We are not, I would say, a particularly virtuous nation, but we seem quite unaware of it except where other people are concerned. We are like people dwelling in a sewer, complaining that our neighbors stink.

But that would not be quite so bad if we were apt to consider Don Quixote’s mercy. Then, though we might be quick to condemn, and though we might often condemn the innocent, we would at least be clement in punishment. But we are not so. It is as if a culture has a certain fund of moral condemnation, like a river. The narrower the channel, the more violent the flow. The fewer sins we recognize, the more violent our condemnation, and that is especially so when we can direct the current against the sins that other people commit.

We ruin reputations, we tear down monuments to our flawed benefactors, we destroy lives with a glee and a certitude that would make the old inquisitors blush.

We know what the remedy is. It tastes bitter. It is epistemological humility: being slow and careful in judgment. Everyone you meet is at best but groping for the truth, with spectacles an inch thick, and sometimes, when the subject is their field of special inquiry, they are blinder than ever. It is moral humility: recognizing that almost everyone you will ever meet, yourself included, is neither a monster nor a saint, but a muddle of motives, some of them pretty good if you don’t look too closely, some of them not so good. That includes men, women, children, rich people, poor people, Europeans, Africans, Asians, Catholics, Protestants, Jews, the orthodox, the heretics, the unbelievers, everybody.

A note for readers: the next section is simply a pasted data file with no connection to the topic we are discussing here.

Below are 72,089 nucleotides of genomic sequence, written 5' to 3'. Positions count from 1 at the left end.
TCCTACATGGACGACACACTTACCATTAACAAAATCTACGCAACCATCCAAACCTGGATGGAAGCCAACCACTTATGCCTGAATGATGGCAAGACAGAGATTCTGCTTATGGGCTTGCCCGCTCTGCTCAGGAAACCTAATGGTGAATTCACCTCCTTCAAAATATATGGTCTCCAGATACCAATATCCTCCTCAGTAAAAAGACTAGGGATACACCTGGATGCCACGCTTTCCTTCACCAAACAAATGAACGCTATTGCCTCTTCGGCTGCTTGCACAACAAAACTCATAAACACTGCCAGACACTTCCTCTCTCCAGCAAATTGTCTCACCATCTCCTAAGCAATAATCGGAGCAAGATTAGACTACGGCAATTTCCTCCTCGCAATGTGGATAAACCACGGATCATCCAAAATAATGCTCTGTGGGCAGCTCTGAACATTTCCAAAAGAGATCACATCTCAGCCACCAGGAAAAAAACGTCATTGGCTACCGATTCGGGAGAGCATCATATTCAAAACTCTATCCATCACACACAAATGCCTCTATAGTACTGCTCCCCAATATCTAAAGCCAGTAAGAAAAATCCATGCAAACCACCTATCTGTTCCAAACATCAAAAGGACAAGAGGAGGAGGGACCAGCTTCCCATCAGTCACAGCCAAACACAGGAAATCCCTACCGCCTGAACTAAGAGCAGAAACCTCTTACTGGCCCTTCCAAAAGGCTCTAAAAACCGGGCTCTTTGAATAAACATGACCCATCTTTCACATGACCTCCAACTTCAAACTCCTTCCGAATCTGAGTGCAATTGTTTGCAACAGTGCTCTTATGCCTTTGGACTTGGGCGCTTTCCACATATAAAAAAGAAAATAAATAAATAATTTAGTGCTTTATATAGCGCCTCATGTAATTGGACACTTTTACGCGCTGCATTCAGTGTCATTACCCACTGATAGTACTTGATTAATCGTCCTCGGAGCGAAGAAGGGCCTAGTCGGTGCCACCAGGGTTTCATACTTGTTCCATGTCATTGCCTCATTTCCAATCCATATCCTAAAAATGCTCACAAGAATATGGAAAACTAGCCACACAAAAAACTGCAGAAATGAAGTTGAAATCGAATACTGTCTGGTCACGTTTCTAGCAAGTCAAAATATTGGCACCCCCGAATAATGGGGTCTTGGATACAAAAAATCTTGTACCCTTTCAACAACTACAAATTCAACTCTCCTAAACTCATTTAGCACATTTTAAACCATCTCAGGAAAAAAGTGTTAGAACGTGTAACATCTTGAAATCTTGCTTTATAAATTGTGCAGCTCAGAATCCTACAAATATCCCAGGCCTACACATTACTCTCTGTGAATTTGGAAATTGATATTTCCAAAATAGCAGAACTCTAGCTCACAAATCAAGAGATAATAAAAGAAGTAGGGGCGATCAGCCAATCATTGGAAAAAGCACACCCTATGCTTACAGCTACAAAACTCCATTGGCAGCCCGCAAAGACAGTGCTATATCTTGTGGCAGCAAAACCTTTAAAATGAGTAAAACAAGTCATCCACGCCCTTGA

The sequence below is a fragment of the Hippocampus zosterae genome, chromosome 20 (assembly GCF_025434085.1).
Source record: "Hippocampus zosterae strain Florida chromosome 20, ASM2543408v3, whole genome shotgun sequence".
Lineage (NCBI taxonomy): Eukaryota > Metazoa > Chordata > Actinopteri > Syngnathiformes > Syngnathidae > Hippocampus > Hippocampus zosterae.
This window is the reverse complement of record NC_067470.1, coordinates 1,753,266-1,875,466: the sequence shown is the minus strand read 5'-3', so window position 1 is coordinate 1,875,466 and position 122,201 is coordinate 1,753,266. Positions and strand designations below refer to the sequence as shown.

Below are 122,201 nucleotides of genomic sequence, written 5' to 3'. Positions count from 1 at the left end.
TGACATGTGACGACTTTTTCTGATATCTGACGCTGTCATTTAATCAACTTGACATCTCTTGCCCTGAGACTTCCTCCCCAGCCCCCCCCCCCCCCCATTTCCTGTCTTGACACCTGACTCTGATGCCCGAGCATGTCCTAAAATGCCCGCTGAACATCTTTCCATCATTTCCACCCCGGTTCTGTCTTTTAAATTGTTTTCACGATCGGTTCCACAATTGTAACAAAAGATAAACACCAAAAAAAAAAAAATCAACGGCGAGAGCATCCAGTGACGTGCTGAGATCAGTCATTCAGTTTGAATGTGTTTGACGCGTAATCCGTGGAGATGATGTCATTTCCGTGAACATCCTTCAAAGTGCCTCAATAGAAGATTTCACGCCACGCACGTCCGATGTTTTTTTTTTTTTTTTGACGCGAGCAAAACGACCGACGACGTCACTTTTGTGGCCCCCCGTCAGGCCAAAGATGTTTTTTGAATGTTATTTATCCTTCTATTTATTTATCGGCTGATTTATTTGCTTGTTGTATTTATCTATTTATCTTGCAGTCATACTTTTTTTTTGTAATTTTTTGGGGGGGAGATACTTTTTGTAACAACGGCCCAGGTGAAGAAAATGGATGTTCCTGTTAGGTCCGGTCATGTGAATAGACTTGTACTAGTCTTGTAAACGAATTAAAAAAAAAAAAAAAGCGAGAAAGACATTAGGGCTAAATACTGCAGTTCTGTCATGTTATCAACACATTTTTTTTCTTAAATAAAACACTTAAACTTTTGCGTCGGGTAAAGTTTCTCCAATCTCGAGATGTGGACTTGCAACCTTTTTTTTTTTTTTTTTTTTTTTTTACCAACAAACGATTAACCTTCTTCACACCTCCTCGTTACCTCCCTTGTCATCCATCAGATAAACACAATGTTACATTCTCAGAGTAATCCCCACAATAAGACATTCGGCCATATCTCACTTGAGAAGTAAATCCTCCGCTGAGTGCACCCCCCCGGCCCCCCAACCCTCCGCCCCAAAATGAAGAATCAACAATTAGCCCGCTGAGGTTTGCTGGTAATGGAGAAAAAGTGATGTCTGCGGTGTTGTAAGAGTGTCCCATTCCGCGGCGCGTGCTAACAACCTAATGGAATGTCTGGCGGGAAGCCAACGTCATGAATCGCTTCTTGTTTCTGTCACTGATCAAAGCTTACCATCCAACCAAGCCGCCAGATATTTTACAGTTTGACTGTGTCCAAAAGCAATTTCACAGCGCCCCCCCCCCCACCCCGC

“But what about justice!” my reader may cry. Yes, justice. Do we really want God to consider us as the sinners we are, with all our stupidity, our stubbornness, our negligence, our hardness of heart, our willfulness, our treachery, our mendacity, our lewdness, and our selfishness laid bare, to be granted what it all deserves? Do we think God can be fooled by the lies we tell ourselves?

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This article has been republished with permission from American Greatness.

[Image Credit: Flickr-Fibonacci Blue, CC BY 2.0]

Image Credit: [Image Credit: Flickr-Fibonacci Blue, CC BY 2.0]
Anthony Esolen

Anthony Esolen

Anthony M. Esolen is a writer, social commentator, translator of classical poetry, and professor of English Renaissance and classical literature. He is a member of the faculty of Thomas More College of Liberal Arts.